Saturday, 18 February 2012

Kentucky Jam Cake in Yokohama

"I have something good waiting for me at home!" the blonde girl squeals to her friends. "Something very delicious. And I will share it!"

They are walking together, four abreast, hogging the sidewalk and for the past minute I've been waiting for the chance to push past them. But I've missed lunch, and I want to hear what that something good is, so as I finally manage to get by, I do everything but swivel around, one hand cupped behind an ear.

"What is it?" one of the girls' friends asks, bless her.

"Finnish rye bread! My mother baked it because I have been longing for it!"

The others make appreciative noises as the girl tells them about this bread, fresh out of the oven, and  how wonderful it is spread with butter, served with soup and cold fish.

Suddenly I am ravenously hungry. And I think about my own daughter at university, far away from us, getting by on her own cooking: pot noodles, pasta, discount sandwiches. I don't have the time to send her platters of sushi or her favorite tofu dish, mabo dofu, but surely I could bake her chocolate chip cookies? If I did, I'll bet she'd tell her friends -- possibly even share.

And I remember my mother's Kentucky jam cake, and the one occasion she managed to send it to me my first year in Japan -- and how I almost didn't get it.

My  mother hated cooking and baking. For her, fussing over food was a ridiculous waste of time -- time that could be better spent reading, talking, gardening, or supporting charities. I grew up yearning for all the things my mother didn't cook, nagging her to try out the recipes she perversely loved collecting but not actually testing. But there was one thing she made better than anyone else: fruit cake. My mother's fruit cakes were always moist, the raisins in them didn't rise to the top and get hard and dried out, and they were a lovely pastel lavender because she made them with buttermilk and blackberry jam. The crumb was tender and fragrant with spices, and she frosted her cakes with a carmelized brown sugar frosting that I actually dreamed about.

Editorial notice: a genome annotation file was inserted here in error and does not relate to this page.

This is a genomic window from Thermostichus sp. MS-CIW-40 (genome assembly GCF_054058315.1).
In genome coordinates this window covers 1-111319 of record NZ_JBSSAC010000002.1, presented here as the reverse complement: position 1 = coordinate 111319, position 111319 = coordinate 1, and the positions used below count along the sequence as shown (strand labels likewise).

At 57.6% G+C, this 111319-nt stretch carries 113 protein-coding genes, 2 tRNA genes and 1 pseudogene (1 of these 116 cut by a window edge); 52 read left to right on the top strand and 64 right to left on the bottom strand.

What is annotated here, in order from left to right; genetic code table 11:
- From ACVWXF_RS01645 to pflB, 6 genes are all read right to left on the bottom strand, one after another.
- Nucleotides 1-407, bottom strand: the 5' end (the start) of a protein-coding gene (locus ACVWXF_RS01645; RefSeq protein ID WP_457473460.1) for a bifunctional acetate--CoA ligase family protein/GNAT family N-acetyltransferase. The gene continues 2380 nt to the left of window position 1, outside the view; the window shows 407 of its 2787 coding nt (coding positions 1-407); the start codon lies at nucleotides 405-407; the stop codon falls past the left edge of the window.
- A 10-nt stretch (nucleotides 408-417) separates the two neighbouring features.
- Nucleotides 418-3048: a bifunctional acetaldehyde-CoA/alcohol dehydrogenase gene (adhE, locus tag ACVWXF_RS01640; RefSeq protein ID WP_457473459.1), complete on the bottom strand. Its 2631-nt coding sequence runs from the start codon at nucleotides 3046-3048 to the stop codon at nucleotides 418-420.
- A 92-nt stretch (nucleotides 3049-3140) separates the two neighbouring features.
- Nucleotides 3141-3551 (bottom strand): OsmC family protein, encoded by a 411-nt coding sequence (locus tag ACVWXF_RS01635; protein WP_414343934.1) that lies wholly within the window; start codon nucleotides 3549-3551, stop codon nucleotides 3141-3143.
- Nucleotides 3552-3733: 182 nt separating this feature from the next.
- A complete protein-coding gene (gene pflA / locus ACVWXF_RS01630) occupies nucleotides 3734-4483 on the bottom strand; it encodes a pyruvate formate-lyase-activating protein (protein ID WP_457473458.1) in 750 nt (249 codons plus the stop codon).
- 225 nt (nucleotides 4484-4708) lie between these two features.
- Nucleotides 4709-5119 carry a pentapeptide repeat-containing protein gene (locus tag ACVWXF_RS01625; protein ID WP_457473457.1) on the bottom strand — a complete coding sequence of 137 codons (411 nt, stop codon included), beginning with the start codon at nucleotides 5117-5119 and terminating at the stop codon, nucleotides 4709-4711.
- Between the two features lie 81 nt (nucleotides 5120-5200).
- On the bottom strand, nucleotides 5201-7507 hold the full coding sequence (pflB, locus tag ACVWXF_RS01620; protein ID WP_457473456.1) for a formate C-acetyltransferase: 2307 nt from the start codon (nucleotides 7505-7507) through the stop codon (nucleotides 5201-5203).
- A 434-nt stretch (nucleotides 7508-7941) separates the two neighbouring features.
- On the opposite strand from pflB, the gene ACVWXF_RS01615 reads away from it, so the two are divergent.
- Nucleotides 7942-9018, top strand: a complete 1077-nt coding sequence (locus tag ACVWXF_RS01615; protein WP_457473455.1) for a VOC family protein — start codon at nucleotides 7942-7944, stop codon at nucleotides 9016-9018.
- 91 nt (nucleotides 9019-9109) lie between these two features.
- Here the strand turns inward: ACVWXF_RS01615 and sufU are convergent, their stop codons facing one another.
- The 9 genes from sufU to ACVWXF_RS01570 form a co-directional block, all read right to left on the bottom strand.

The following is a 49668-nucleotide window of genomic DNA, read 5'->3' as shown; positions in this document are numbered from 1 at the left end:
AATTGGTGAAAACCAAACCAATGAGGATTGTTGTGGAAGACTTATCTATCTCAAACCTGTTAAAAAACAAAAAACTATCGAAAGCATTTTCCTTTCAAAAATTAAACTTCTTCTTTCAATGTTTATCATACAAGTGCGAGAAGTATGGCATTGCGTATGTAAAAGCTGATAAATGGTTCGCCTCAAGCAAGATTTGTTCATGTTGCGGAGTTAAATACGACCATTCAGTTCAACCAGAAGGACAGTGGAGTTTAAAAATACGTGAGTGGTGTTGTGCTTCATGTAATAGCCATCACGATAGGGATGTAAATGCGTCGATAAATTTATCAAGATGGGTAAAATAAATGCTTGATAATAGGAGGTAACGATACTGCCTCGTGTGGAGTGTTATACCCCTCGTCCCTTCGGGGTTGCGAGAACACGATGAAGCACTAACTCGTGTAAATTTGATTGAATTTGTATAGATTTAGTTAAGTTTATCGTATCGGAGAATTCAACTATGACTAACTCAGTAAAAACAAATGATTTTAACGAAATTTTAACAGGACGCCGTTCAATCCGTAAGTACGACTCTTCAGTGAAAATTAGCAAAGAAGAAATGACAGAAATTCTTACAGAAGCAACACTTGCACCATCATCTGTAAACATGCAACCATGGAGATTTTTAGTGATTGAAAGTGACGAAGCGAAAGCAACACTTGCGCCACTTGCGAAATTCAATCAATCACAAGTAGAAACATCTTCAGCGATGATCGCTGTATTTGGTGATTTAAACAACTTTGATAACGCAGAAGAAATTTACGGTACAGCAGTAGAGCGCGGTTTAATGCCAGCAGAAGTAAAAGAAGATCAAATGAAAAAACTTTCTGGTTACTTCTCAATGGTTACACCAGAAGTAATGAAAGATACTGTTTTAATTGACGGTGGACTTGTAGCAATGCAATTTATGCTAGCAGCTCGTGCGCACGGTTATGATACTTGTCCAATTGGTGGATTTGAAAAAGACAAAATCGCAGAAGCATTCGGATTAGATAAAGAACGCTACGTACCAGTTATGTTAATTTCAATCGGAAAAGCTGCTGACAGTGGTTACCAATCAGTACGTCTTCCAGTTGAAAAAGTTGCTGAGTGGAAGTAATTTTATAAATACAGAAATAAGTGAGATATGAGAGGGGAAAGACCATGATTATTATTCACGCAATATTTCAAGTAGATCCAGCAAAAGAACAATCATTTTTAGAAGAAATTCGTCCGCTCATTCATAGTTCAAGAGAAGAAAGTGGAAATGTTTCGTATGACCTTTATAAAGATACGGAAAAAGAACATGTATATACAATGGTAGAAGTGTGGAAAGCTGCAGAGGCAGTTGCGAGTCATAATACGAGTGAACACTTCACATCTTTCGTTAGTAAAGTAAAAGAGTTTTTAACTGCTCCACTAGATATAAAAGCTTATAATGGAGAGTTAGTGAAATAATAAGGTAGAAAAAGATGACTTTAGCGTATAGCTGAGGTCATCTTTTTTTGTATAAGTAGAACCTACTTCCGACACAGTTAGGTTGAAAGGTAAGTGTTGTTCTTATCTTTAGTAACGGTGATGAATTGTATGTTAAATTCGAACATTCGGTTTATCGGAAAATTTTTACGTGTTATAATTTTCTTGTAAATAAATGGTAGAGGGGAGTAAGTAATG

The year I moved to Japan, my mother sent me a Kentucky jam cake for Christmas. For weeks, I looked forward to it, eagerly checking my mailbox every day when I got back from work. I could almost taste the spices -- cloves, nutmeg and cinnamon -- and taste the plumpness of the raisins, the delicate crumb of the cake, the buttery richness of the caramel frosting.  But Christmas came and went and I waited in vain. Then in February, long after I'd given up hope, one of my co-workers told me a student of his had seen my name in the unclaimed mail section of the Japan Times. After work, I made my way to the Yokohama Main Post Office, wondering whether the thing I'd received was just a misaddressed postcard (this had happened before, a cruel disappointment), or my mother's Kentucky jam cake. I stood at the counter, waiting for the clerk to bring me my unclaimed mail. Ten minutes later, the man emerged, holding a package. My heart leapt as I saw my mother's careful writing. She'd forgotten to write the ward I lived in.